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Balephuil (Tiree) ratings
Quality on a good day: 4.0
Consistency of Surf: 3.0

Overall: 4.0

See all 18 ratings

Based on 2 votes. Vote


Surf Report Feed

Balephuil (Tiree) Swell Statistics, February: All Swell – Any Wind

The figure describes the combination of swells directed at Balephuil (Tiree) over a normal February, based on 2440 NWW3 model predictions since 2007 (values every 3 hours). The wave model does not forecast wind and surf right at the coast so we have chosen the best grid node based on what we know about Balephuil (Tiree). In the case of Balephuil (Tiree), the best grid node is 5 km away (3 miles).

The rose diagram shows the distribution of swell sizes and swell direction, while the graph at the bottom shows the same thing but lacks direction information. Five colours represent increasing wave sizes. Very small swells of less than 0.5m (1.5 feet) high are shown in blue. These happened only 12% of the time. Green and yellow show increasing swell sizes and red shows highest swells greater than >3m (>10ft). In both graphs, the area of any colour is proportional to how often that size swell was forecast.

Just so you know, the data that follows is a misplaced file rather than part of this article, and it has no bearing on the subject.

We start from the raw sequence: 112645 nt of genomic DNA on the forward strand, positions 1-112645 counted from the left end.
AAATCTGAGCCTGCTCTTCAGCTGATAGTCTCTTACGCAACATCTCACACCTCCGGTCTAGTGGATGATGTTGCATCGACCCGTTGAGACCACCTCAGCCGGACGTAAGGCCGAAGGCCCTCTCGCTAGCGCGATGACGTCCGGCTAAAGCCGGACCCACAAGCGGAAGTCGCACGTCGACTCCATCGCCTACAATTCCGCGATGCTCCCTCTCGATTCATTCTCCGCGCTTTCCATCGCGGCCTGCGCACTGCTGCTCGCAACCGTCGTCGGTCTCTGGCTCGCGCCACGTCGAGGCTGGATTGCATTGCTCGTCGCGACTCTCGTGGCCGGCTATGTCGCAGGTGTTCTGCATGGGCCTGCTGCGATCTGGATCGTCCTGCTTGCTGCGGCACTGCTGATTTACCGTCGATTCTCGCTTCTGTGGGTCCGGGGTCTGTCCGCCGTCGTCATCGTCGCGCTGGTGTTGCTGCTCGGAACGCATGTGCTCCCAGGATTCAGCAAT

The diagram indicates that the most common swell direction, shown by the largest spokes, was WSW, whereas the the dominant wind blows from the SW. Because the wave model grid is offshore, sometimes a strong offshore wind blows largest waves away from Balephuil (Tiree) and away from the coast. We lump these in with the no surf category of the bar chart. To keep it simple we don't show these in the rose diagram. Because wind determines whether or not waves are good for surfing at Balephuil (Tiree), you can load a different image that shows only the swells that were forecast to coincide with glassy or offshore wind conditions. During a typical February, swells large enough to cause clean enough to surf waves at Balephuil (Tiree) run for about 88% of the time.

IMPORTANT: Beta version feature! Swell heights are open water values from NWW3. There is no attempt to model near-shore effects. Coastal wave heights will generally be less, especially if the break does not have unobstructed exposure to the open ocean.